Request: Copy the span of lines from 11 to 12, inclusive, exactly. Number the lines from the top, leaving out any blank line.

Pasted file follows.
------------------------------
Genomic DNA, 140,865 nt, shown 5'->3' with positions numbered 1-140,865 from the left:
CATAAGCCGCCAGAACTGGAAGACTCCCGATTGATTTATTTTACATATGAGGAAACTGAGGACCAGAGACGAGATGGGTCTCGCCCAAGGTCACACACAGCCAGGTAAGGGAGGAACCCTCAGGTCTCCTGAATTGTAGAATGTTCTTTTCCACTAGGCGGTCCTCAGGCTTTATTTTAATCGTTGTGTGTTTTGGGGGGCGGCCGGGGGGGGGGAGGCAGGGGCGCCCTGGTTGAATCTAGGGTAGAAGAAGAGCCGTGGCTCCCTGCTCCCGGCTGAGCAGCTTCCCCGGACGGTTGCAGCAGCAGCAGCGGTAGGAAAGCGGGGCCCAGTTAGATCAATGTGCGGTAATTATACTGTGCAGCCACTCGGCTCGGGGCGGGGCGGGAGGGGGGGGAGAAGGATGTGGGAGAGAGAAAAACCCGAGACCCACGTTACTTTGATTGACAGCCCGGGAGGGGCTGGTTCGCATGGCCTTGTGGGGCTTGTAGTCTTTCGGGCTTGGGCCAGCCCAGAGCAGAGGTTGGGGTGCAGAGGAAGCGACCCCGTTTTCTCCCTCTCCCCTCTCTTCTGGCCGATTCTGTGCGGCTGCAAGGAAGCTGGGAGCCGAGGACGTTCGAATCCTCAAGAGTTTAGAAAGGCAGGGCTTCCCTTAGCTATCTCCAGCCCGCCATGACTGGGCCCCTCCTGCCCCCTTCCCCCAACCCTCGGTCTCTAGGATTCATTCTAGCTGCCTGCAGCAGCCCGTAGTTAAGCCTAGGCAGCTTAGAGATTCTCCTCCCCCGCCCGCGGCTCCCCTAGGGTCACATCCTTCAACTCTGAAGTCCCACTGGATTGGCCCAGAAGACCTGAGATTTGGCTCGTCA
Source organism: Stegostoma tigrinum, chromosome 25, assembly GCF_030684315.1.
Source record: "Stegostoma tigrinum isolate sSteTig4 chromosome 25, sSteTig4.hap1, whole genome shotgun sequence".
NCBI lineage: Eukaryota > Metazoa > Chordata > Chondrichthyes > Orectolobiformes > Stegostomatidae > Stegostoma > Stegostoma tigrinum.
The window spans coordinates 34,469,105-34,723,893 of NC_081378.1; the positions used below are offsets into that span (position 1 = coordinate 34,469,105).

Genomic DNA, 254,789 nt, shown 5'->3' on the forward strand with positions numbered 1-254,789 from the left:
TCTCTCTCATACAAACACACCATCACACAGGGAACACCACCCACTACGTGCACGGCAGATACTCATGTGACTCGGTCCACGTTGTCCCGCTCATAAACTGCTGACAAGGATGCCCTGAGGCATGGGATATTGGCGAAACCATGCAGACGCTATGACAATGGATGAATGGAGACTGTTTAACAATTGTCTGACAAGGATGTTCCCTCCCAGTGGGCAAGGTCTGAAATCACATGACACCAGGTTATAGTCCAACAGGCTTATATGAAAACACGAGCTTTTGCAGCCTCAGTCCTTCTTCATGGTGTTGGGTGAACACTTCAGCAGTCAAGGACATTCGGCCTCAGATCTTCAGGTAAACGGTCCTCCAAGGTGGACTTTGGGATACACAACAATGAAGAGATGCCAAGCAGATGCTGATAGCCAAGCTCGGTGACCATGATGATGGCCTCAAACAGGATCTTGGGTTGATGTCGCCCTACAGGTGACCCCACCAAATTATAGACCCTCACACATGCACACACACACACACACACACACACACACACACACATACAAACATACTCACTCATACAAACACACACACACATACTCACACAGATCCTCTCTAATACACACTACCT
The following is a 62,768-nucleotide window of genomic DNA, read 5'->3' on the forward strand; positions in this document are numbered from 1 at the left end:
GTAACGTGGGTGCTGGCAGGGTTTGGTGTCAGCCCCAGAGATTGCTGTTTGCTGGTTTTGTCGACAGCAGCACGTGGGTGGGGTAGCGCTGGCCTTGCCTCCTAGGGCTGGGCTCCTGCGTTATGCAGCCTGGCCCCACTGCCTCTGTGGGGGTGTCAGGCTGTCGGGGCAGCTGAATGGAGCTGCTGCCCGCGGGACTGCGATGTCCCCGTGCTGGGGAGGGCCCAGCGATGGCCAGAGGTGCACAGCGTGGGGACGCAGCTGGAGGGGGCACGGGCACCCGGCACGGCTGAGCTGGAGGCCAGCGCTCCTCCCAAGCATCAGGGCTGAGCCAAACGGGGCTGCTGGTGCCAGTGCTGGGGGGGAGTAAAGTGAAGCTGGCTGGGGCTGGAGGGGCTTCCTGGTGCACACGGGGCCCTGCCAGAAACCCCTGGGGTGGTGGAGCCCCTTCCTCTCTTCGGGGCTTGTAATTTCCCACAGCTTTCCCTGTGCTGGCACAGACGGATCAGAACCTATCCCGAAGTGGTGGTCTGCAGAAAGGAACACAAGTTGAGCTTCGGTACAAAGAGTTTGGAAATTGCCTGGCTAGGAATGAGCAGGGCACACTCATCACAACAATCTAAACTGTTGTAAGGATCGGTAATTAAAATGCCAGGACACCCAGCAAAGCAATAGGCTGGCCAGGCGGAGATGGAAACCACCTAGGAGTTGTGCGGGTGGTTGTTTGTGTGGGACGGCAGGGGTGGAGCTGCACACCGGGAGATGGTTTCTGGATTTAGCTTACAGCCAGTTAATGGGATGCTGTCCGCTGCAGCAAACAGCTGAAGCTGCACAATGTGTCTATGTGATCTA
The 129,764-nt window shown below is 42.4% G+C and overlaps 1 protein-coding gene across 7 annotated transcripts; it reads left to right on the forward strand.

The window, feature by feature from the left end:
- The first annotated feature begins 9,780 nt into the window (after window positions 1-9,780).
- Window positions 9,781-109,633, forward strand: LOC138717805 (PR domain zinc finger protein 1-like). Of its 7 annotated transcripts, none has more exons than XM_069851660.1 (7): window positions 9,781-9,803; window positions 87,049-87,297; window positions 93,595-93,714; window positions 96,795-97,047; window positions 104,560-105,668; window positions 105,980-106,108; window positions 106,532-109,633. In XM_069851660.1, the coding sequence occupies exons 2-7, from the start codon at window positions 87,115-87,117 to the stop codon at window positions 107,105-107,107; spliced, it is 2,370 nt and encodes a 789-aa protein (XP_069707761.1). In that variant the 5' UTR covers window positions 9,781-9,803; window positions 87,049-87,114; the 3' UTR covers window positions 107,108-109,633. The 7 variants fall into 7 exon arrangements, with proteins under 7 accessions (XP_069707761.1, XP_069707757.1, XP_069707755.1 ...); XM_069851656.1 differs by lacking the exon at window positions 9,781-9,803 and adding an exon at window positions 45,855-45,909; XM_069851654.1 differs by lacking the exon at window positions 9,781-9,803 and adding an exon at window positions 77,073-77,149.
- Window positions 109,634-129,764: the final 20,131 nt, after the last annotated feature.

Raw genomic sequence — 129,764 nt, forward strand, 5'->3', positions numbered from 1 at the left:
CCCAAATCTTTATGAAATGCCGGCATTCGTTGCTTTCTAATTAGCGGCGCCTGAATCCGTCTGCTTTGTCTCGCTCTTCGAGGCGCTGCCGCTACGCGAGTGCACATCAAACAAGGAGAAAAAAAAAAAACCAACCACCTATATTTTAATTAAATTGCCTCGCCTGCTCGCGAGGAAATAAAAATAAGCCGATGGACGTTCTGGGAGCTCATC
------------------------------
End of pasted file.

The 129,764-nt window shown below is 42.4% G+C and overlaps 1 protein-coding gene across 7 annotated transcripts; it reads left to right on the forward strand.

The window, feature by feature from the left end: